On the other hand, the elimination of any possibility of a water access element from the plan without first obtaining a site-specific technical evaluation and without re-opening the public process seems to be a good fit for the definition of "preemptive."

Norman La Force writes:

Finally, the term "enhance water access" which is proposed to take the place of the dock and facilities is vague and open to much interpretation. Indeed, as it is phrased it could actually mean that the city is calling for a launch site for motor boats accessible by autos for Ceasar Chavez Park. While I doubt that is what is meant or intended without a clear statement of what this enhanced water access means, future planners and members of the public can interpret that to mean whatever they want. Since we had the staff drop protecting wildlife as a goal of the marina plan even though it was supposed to be included, (See above), I am very concerned about the vagueness of the term "enhanced water access." Therefore, this issue really needs to be worked out further.

My response:

Agreed, staff should restore the words specifying the general types of watercraft to the plan, and these words should explicitly preclude powered vessels. Previously, the water access point had been labeled "North Sailing Basin dock/launch facilities, rental boat concession, kayaks, canoes" and a single dock (similar in length to one of the three existing docks in the South Sailing Basin) was shown on the map.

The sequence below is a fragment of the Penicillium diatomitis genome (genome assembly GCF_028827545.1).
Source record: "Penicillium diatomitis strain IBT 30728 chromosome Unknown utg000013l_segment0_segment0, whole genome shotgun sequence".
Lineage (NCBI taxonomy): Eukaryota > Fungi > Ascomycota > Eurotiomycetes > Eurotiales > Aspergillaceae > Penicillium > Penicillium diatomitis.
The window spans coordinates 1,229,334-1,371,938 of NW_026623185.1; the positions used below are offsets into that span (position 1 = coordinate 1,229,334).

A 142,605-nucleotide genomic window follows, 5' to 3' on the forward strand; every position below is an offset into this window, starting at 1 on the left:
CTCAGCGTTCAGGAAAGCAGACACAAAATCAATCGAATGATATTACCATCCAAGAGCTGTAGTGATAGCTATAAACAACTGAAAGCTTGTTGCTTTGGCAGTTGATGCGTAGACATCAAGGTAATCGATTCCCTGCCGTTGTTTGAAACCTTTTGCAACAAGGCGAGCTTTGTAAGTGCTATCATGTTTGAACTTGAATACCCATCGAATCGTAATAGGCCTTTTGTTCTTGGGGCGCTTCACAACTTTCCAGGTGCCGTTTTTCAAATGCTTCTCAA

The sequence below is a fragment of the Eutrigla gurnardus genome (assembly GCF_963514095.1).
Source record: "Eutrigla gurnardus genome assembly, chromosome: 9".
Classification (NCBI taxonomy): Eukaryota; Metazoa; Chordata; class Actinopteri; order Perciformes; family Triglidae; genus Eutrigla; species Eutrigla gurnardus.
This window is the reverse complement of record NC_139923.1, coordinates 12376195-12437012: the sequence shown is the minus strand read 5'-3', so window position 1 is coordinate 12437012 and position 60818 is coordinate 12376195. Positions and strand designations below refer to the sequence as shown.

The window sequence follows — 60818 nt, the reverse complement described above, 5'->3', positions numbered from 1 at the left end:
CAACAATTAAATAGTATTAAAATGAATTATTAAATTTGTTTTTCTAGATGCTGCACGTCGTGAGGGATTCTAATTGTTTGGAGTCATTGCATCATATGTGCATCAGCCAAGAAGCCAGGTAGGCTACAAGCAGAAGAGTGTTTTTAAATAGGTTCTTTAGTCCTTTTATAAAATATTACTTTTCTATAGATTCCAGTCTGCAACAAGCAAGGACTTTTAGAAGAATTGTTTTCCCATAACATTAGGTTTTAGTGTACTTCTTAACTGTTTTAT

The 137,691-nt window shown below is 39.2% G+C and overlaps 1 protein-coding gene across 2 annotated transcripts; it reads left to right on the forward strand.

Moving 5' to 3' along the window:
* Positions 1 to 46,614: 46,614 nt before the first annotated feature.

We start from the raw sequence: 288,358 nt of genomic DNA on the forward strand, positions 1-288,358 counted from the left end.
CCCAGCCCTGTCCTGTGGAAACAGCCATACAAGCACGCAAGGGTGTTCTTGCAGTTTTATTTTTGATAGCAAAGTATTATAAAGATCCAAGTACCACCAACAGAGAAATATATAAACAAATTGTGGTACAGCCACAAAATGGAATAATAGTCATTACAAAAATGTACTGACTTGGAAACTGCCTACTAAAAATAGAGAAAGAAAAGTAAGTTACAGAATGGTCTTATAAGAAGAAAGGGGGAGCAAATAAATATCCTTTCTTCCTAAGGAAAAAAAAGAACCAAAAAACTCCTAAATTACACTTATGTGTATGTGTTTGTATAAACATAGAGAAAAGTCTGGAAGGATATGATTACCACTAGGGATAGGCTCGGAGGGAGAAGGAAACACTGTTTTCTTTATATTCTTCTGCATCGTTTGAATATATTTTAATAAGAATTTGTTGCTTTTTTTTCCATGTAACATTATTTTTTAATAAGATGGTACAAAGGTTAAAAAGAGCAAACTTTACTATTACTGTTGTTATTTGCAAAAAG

The purpose of the dock drawn on the map was to locate the access point, not to design the site. Obviously the operational details of the site and the mix of watercraft types served would have to be determined before the facility could be designed. It might be one or more docks, it might be tidal steps, it might be a "softened" gravel beach for hand launching. It might or might not include on-site watercraft storage (which greatly reduces the need for vehicular access). In removing the picture of the dock in the name of eliminating the appearance of too much specificity, it was not necessary to also remove the words describing the types of watercraft anticipated.